What’s the story with Cloud computing?
Let’s start with an explanation. Chances are your office uses a standard client/server network which consists of client computers and a server that stores all of your patient information and images. Cloud computing differs from this, in simple terms, by moving your data offsite and eliminating the need for a server.
To illustrate this difference, think about gmail, yahoo email, or any other web based email program. When you log into www.gmail.com to view your email, you are cloud computing. Google is storing your data, you are simply accessing from an internet capable device.
What is good about Cloud computing?
· Less hassle. With no server to care for, you no longer have to worry about updates, backups, security, and other common maintenance items associated with a server.
· Availability. Because your data is housed in the cloud, it is available from any computer that has internet access. Think again of email, this is accessible anywhere, not just at the office.
· Cost. We’ll find this in the bad section too, but you no longer have the cost of a server to worry about. This means no large upfront equipment and setup cost.
· Fault Tolerance: In a Cloud computing environment, you never have to worry about your server crashing. In the Cloud, applications can switch to other servers if one crashes, so in theory there is never downtime due to hardware malfunctions.
What is bad about Cloud computing?
· Reliance on internet. How many times does your office lose internet connection? Chances are it’s not too often, but in a Cloud computing environment you will also lose access to your data if internet ever goes down. A 2nd internet connection is recommended as a backup.
· Data is in someone else’s possession. If you’re like me, you might be a little uneasy knowing someone else is in charge of your data. Although they are often better equipped to care for and protect your data, it can still be unnerving for some folks knowing their data is somewhere else.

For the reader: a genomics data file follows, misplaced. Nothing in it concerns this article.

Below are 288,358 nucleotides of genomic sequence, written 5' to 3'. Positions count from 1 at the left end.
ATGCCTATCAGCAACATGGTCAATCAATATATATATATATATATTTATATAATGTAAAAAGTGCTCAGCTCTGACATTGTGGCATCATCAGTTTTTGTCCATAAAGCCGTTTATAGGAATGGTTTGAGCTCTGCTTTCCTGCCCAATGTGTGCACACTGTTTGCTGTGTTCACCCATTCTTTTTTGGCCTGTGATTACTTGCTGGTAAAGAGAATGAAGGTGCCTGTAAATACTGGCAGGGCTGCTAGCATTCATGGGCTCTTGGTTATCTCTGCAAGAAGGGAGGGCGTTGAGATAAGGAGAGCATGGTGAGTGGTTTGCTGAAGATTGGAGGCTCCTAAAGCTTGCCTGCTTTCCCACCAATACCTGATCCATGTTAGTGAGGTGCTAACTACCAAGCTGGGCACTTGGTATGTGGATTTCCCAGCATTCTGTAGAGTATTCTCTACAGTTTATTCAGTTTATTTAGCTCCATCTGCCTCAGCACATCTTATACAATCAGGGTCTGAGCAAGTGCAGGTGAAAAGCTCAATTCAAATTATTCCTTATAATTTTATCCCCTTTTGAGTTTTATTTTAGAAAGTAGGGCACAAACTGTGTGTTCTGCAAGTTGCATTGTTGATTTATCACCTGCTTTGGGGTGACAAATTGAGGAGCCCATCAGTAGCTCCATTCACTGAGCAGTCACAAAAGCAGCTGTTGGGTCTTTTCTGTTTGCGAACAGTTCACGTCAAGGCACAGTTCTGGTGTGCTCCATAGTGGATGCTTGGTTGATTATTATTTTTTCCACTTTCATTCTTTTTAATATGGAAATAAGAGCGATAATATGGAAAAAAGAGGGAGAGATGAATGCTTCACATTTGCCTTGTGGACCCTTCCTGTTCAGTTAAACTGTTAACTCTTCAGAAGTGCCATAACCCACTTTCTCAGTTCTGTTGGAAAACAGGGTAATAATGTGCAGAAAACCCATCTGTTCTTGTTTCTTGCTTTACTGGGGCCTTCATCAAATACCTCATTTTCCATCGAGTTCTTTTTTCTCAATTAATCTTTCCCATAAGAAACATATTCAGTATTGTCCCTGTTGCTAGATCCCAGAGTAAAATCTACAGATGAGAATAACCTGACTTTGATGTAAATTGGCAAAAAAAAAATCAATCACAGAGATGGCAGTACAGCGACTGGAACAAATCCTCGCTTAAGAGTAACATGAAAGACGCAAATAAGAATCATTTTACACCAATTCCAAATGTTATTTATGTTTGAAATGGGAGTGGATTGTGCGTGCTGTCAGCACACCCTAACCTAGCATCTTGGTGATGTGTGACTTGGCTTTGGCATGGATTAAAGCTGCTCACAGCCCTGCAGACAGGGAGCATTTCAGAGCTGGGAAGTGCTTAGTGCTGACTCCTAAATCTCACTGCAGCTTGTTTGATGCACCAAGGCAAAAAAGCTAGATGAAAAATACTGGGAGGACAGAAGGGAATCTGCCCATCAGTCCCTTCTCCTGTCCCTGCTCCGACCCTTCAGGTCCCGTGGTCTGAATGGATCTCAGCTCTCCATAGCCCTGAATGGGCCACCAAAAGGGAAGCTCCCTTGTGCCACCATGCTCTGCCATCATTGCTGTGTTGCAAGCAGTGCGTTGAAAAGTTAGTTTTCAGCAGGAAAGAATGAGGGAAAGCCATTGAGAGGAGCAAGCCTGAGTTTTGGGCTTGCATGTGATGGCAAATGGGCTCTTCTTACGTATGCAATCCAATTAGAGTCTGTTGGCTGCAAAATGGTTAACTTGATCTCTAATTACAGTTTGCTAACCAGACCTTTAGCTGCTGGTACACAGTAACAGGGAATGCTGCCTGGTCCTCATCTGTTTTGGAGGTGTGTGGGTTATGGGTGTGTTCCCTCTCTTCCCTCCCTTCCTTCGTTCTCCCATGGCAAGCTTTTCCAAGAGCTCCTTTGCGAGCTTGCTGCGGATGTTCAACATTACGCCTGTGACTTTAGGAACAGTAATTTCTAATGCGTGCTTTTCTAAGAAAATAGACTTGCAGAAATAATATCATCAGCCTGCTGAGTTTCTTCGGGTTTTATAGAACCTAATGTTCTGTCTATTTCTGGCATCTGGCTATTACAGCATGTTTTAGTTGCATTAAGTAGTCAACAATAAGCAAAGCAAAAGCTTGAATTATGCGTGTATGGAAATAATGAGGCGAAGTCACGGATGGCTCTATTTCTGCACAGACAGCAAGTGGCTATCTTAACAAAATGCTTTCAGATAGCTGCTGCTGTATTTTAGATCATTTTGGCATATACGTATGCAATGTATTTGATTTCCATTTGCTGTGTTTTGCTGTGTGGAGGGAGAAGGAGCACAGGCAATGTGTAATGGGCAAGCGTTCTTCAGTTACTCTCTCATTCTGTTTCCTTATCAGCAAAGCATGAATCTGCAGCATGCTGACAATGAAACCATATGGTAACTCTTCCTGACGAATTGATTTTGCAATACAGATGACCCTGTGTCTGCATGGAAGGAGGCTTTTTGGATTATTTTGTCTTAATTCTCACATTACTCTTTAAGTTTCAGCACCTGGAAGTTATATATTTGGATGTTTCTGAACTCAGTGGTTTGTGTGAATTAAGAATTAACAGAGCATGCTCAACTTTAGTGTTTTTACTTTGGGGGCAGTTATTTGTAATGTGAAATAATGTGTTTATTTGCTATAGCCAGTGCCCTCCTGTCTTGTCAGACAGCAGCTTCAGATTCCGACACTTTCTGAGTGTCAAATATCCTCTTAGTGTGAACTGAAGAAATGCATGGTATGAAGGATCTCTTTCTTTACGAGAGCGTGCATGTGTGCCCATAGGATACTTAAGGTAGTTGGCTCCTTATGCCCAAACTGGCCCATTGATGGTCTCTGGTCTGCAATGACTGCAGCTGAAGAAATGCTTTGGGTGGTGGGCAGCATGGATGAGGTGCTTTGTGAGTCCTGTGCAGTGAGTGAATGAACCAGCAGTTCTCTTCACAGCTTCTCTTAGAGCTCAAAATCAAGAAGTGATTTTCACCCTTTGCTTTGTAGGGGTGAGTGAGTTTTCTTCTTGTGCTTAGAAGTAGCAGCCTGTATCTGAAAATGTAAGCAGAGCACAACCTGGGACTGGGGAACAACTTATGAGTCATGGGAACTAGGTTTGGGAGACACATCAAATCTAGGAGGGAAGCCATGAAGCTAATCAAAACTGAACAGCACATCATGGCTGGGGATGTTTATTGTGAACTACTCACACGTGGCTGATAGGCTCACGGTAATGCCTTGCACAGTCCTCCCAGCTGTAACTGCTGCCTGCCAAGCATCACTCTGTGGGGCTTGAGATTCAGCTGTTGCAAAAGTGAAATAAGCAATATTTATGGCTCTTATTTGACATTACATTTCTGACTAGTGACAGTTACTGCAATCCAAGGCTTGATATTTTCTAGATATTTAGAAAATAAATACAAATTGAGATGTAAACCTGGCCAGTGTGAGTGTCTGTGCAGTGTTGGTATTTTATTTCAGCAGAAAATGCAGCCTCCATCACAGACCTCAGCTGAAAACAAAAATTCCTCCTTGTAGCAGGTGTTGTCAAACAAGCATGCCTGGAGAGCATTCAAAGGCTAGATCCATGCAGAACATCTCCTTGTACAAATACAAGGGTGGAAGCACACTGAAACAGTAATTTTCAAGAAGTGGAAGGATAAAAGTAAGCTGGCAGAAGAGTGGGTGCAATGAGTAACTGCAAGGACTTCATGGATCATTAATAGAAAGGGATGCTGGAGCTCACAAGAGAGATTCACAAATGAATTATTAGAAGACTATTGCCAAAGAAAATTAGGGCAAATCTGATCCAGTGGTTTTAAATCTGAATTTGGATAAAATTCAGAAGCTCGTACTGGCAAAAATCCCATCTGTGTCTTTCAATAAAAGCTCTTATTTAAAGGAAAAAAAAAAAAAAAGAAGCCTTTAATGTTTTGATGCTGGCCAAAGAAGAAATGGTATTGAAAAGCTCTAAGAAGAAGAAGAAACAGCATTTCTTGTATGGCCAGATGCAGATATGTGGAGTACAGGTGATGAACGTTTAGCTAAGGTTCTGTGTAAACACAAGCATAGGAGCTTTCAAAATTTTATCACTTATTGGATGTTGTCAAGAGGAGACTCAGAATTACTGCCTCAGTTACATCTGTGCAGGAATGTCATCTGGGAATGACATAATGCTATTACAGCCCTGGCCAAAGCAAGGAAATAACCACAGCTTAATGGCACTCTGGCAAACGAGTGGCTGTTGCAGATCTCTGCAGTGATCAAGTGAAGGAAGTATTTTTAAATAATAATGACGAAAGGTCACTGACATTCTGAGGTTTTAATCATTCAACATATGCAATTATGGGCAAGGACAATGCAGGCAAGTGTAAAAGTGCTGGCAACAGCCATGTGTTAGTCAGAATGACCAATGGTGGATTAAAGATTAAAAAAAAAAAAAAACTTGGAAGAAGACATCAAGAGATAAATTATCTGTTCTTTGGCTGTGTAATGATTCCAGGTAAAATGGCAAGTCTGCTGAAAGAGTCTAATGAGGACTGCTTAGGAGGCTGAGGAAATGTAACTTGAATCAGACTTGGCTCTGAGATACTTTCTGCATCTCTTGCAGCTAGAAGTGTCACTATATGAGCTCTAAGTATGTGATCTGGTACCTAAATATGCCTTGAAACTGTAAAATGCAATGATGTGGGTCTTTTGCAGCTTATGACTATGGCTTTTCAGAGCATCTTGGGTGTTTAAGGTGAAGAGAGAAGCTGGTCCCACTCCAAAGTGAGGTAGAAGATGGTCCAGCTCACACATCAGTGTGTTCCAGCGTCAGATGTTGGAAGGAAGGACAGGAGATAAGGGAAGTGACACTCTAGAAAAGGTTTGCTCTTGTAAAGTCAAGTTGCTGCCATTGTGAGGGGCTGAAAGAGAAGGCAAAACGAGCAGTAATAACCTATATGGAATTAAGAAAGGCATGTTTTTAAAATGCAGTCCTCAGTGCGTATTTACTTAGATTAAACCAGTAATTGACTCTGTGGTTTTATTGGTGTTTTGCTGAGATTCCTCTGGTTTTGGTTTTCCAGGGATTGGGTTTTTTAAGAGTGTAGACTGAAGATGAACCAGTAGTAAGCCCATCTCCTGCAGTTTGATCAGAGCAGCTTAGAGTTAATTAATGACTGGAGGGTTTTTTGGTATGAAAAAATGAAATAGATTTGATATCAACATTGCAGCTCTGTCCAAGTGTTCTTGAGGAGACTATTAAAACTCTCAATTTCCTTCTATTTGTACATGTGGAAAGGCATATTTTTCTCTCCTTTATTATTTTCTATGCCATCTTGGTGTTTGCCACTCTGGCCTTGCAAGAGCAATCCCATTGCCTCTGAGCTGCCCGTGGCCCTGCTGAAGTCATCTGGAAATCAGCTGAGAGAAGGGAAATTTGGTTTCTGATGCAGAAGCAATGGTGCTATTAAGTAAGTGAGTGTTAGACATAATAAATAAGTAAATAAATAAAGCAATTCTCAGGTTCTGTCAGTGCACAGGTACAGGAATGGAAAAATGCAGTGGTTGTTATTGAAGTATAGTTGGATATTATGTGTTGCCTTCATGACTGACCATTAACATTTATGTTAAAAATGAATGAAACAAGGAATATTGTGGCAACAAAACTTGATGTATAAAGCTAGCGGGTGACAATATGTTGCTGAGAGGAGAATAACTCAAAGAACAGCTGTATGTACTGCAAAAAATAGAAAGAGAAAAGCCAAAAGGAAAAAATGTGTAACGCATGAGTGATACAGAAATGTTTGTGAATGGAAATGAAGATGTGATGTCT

· Speed. Your computers can currently talk to your server at 100 or (hopefully) 1000 Mega Bits Per Second (Mbps). Under Cloud computing you must rely on your internet connection, which at best might reach 20 Mbps. There are some creative ways that Cloud companies compensate for this, but it would be a long shot to match the performance of your in house server.
· Cost. As mentioned above, you avoid the initial server cost. Depending on your configuration, the monthly fees for Cloud computing may or may not be a long term cost savings. This would take some analysis.
What does Greg think about Cloud computing?
I think it’s absolutely wonderful in the right scenario. I use google’s Cloud services for my email, calendar, contacts, and documents. It allows me to access these items anywhere in the world from any computer, tablet, or smartphone. Set up was extremely easy and there is no overhead.
In Dental, my personal opinion is that Cloud computing might just be the way of the future, but isn’t yet worth the tradeoff for most offices. In my experience, speed is such an important aspect of day to day operations in a Dental office that it would be very difficult to use anything but the fastest system available. For imaging especially, the fastest system available to you is a server sitting in your office.
Cloud computing for your Practice Management system can provide a lot of nice features as listed above. For those reasons a number of Dental Practices are making the transition, and with good results. For now, however, my opinion is that you can accomplish everything right in your own Practice with a traditional Server installation.
What are your thoughts?